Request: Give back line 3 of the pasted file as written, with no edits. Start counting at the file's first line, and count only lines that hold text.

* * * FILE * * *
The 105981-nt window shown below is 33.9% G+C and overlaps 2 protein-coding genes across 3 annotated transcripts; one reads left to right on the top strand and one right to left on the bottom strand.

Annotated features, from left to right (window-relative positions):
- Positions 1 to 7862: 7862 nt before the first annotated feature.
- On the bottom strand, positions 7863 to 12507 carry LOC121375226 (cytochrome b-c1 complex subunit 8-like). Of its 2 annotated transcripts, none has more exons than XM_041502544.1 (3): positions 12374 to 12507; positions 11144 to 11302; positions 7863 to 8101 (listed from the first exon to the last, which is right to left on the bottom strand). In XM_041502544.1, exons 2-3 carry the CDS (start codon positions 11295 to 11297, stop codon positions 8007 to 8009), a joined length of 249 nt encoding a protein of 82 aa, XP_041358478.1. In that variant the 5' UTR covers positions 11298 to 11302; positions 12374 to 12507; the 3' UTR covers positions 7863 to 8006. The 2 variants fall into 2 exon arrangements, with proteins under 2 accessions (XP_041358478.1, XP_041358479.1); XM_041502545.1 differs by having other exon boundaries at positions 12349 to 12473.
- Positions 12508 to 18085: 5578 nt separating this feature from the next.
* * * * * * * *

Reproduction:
- Positions 1 to 7862: 7862 nt before the first annotated feature.